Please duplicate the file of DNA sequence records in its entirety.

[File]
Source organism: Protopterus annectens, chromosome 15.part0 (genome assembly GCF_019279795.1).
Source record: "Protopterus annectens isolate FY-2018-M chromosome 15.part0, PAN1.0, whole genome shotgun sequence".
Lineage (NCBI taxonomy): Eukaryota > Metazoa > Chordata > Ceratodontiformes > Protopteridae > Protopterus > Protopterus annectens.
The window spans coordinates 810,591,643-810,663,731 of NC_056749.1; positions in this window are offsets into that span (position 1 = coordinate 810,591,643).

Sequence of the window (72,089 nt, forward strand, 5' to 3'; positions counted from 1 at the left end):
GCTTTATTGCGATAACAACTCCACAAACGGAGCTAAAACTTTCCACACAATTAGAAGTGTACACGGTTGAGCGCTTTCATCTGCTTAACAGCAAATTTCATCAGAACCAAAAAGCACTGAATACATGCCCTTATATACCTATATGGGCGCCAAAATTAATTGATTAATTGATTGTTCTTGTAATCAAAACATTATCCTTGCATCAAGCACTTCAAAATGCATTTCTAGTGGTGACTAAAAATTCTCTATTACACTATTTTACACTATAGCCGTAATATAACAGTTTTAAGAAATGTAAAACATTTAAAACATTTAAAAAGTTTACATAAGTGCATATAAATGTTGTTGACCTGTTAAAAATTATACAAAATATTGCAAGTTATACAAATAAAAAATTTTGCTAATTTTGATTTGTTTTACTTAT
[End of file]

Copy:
Source organism: Protopterus annectens, chromosome 15.part0 (genome assembly GCF_019279795.1).
Source record: "Protopterus annectens isolate FY-2018-M chromosome 15.part0, PAN1.0, whole genome shotgun sequence".
Lineage (NCBI taxonomy): Eukaryota > Metazoa > Chordata > Ceratodontiformes > Protopteridae > Protopterus > Protopterus annectens.
The window spans coordinates 810,591,643-810,663,731 of NC_056749.1; positions in this window are offsets into that span (position 1 = coordinate 810,591,643).

Sequence of the window (72,089 nt, forward strand, 5' to 3'; positions counted from 1 at the left end):
GCTTTATTGCGATAACAACTCCACAAACGGAGCTAAAACTTTCCACACAATTAGAAGTGTACACGGTTGAGCGCTTTCATCTGCTTAACAGCAAATTTCATCAGAACCAAAAAGCACTGAATACATGCCCTTATATACCTATATGGGCGCCAAAATTAATTGATTAATTGATTGTTCTTGTAATCAAAACATTATCCTTGCATCAAGCACTTCAAAATGCATTTCTAGTGGTGACTAAAAATTCTCTATTACACTATTTTACACTATAGCCGTAATATAACAGTTTTAAGAAATGTAAAACATTTAAAACATTTAAAAAGTTTACATAAGTGCATATAAATGTTGTTGACCTGTTAAAAATTATACAAAATATTGCAAGTTATACAAATAAAAAATTTTGCTAATTTTGATTTGTTTTACTTAT